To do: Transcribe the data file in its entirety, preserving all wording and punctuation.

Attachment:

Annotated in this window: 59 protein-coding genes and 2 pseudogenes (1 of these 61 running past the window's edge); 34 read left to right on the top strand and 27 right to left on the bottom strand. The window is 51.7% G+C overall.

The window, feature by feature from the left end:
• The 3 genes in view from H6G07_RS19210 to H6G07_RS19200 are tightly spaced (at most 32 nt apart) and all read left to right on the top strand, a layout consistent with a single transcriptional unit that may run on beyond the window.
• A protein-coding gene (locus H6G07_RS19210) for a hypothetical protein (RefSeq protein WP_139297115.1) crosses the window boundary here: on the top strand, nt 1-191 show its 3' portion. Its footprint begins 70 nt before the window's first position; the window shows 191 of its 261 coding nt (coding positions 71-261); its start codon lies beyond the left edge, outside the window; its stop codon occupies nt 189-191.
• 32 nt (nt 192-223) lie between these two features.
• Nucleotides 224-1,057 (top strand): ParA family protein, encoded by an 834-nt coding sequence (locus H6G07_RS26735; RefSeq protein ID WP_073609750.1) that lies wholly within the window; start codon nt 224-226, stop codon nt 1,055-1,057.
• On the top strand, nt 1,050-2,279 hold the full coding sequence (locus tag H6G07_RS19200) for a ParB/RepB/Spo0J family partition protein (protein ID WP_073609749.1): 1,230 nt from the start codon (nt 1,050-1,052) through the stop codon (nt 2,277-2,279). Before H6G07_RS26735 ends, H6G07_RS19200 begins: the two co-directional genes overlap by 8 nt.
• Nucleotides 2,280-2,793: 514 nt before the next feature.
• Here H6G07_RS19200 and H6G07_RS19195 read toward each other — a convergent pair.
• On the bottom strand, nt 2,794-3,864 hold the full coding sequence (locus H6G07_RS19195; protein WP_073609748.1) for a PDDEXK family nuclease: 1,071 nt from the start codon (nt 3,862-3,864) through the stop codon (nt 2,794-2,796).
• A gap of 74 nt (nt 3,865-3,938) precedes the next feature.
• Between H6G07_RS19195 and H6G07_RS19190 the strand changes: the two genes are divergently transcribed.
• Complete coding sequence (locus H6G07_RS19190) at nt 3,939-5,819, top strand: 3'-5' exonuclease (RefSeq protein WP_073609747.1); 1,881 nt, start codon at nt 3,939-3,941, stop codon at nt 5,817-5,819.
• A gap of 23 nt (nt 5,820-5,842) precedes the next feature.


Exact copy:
Annotated in this window: 59 protein-coding genes and 2 pseudogenes (1 of these 61 running past the window's edge); 34 read left to right on the top strand and 27 right to left on the bottom strand. The window is 51.7% G+C overall.

The window, feature by feature from the left end:
• The 3 genes in view from H6G07_RS19210 to H6G07_RS19200 are tightly spaced (at most 32 nt apart) and all read left to right on the top strand, a layout consistent with a single transcriptional unit that may run on beyond the window.
• A protein-coding gene (locus H6G07_RS19210) for a hypothetical protein (RefSeq protein WP_139297115.1) crosses the window boundary here: on the top strand, nt 1-191 show its 3' portion. Its footprint begins 70 nt before the window's first position; the window shows 191 of its 261 coding nt (coding positions 71-261); its start codon lies beyond the left edge, outside the window; its stop codon occupies nt 189-191.
• 32 nt (nt 192-223) lie between these two features.
• Nucleotides 224-1,057 (top strand): ParA family protein, encoded by an 834-nt coding sequence (locus H6G07_RS26735; RefSeq protein ID WP_073609750.1) that lies wholly within the window; start codon nt 224-226, stop codon nt 1,055-1,057.
• On the top strand, nt 1,050-2,279 hold the full coding sequence (locus tag H6G07_RS19200) for a ParB/RepB/Spo0J family partition protein (protein ID WP_073609749.1): 1,230 nt from the start codon (nt 1,050-1,052) through the stop codon (nt 2,277-2,279). Before H6G07_RS26735 ends, H6G07_RS19200 begins: the two co-directional genes overlap by 8 nt.
• Nucleotides 2,280-2,793: 514 nt before the next feature.
• Here H6G07_RS19200 and H6G07_RS19195 read toward each other — a convergent pair.
• On the bottom strand, nt 2,794-3,864 hold the full coding sequence (locus H6G07_RS19195; protein WP_073609748.1) for a PDDEXK family nuclease: 1,071 nt from the start codon (nt 3,862-3,864) through the stop codon (nt 2,794-2,796).
• A gap of 74 nt (nt 3,865-3,938) precedes the next feature.
• Between H6G07_RS19195 and H6G07_RS19190 the strand changes: the two genes are divergently transcribed.
• Complete coding sequence (locus H6G07_RS19190) at nt 3,939-5,819, top strand: 3'-5' exonuclease (RefSeq protein WP_073609747.1); 1,881 nt, start codon at nt 3,939-3,941, stop codon at nt 5,817-5,819.
• A gap of 23 nt (nt 5,820-5,842) precedes the next feature.